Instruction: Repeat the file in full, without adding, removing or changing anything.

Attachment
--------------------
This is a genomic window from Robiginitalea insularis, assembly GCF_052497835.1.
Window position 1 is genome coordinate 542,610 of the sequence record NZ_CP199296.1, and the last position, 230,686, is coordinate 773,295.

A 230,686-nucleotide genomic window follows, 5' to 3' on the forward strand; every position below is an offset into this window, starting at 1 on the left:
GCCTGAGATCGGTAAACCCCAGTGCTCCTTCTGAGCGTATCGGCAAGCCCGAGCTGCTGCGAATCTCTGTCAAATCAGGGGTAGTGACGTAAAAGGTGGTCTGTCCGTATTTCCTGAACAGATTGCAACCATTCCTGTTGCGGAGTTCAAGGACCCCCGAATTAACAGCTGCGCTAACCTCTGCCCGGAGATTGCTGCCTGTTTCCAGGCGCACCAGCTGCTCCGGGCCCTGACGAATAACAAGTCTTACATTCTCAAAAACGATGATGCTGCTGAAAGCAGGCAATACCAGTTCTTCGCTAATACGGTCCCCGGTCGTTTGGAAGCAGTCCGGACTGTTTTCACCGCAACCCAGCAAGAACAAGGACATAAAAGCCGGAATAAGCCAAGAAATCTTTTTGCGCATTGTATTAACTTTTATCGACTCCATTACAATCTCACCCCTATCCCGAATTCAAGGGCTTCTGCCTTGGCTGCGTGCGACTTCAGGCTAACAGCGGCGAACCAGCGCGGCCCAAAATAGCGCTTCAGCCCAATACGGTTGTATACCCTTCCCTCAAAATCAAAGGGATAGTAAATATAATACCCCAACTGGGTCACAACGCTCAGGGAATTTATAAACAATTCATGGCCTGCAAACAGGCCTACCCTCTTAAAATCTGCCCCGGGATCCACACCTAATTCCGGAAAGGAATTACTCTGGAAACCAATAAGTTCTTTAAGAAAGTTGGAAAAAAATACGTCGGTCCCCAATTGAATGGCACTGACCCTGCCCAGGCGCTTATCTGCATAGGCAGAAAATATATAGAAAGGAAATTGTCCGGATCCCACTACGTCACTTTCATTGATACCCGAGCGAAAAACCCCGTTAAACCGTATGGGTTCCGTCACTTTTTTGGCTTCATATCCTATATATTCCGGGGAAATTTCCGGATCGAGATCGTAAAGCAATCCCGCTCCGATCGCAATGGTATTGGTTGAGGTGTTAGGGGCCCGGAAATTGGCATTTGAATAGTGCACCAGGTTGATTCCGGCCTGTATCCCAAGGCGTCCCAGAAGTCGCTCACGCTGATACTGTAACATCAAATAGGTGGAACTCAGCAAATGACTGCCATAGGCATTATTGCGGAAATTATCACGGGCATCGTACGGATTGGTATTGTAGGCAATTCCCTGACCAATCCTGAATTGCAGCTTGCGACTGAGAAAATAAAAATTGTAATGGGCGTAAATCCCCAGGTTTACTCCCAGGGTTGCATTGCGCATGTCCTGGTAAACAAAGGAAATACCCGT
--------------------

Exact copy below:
This is a genomic window from Robiginitalea insularis, assembly GCF_052497835.1.
Window position 1 is genome coordinate 542,610 of the sequence record NZ_CP199296.1, and the last position, 230,686, is coordinate 773,295.

A 230,686-nucleotide genomic window follows, 5' to 3' on the forward strand; every position below is an offset into this window, starting at 1 on the left:
GCCTGAGATCGGTAAACCCCAGTGCTCCTTCTGAGCGTATCGGCAAGCCCGAGCTGCTGCGAATCTCTGTCAAATCAGGGGTAGTGACGTAAAAGGTGGTCTGTCCGTATTTCCTGAACAGATTGCAACCATTCCTGTTGCGGAGTTCAAGGACCCCCGAATTAACAGCTGCGCTAACCTCTGCCCGGAGATTGCTGCCTGTTTCCAGGCGCACCAGCTGCTCCGGGCCCTGACGAATAACAAGTCTTACATTCTCAAAAACGATGATGCTGCTGAAAGCAGGCAATACCAGTTCTTCGCTAATACGGTCCCCGGTCGTTTGGAAGCAGTCCGGACTGTTTTCACCGCAACCCAGCAAGAACAAGGACATAAAAGCCGGAATAAGCCAAGAAATCTTTTTGCGCATTGTATTAACTTTTATCGACTCCATTACAATCTCACCCCTATCCCGAATTCAAGGGCTTCTGCCTTGGCTGCGTGCGACTTCAGGCTAACAGCGGCGAACCAGCGCGGCCCAAAATAGCGCTTCAGCCCAATACGGTTGTATACCCTTCCCTCAAAATCAAAGGGATAGTAAATATAATACCCCAACTGGGTCACAACGCTCAGGGAATTTATAAACAATTCATGGCCTGCAAACAGGCCTACCCTCTTAAAATCTGCCCCGGGATCCACACCTAATTCCGGAAAGGAATTACTCTGGAAACCAATAAGTTCTTTAAGAAAGTTGGAAAAAAATACGTCGGTCCCCAATTGAATGGCACTGACCCTGCCCAGGCGCTTATCTGCATAGGCAGAAAATATATAGAAAGGAAATTGTCCGGATCCCACTACGTCACTTTCATTGATACCCGAGCGAAAAACCCCGTTAAACCGTATGGGTTCCGTCACTTTTTTGGCTTCATATCCTATATATTCCGGGGAAATTTCCGGATCGAGATCGTAAAGCAATCCCGCTCCGATCGCAATGGTATTGGTTGAGGTGTTAGGGGCCCGGAAATTGGCATTTGAATAGTGCACCAGGTTGATTCCGGCCTGTATCCCAAGGCGTCCCAGAAGTCGCTCACGCTGATACTGTAACATCAAATAGGTGGAACTCAGCAAATGACTGCCATAGGCATTATTGCGGAAATTATCACGGGCATCGTACGGATTGGTATTGTAGGCAATTCCCTGACCAATCCTGAATTGCAGCTTGCGACTGAGAAAATAAAAATTGTAATGGGCGTAAATCCCCAGGTTTACTCCCAGGGTTGCATTGCGCATGTCCTGGTAAACAAAGGAAATACCCGT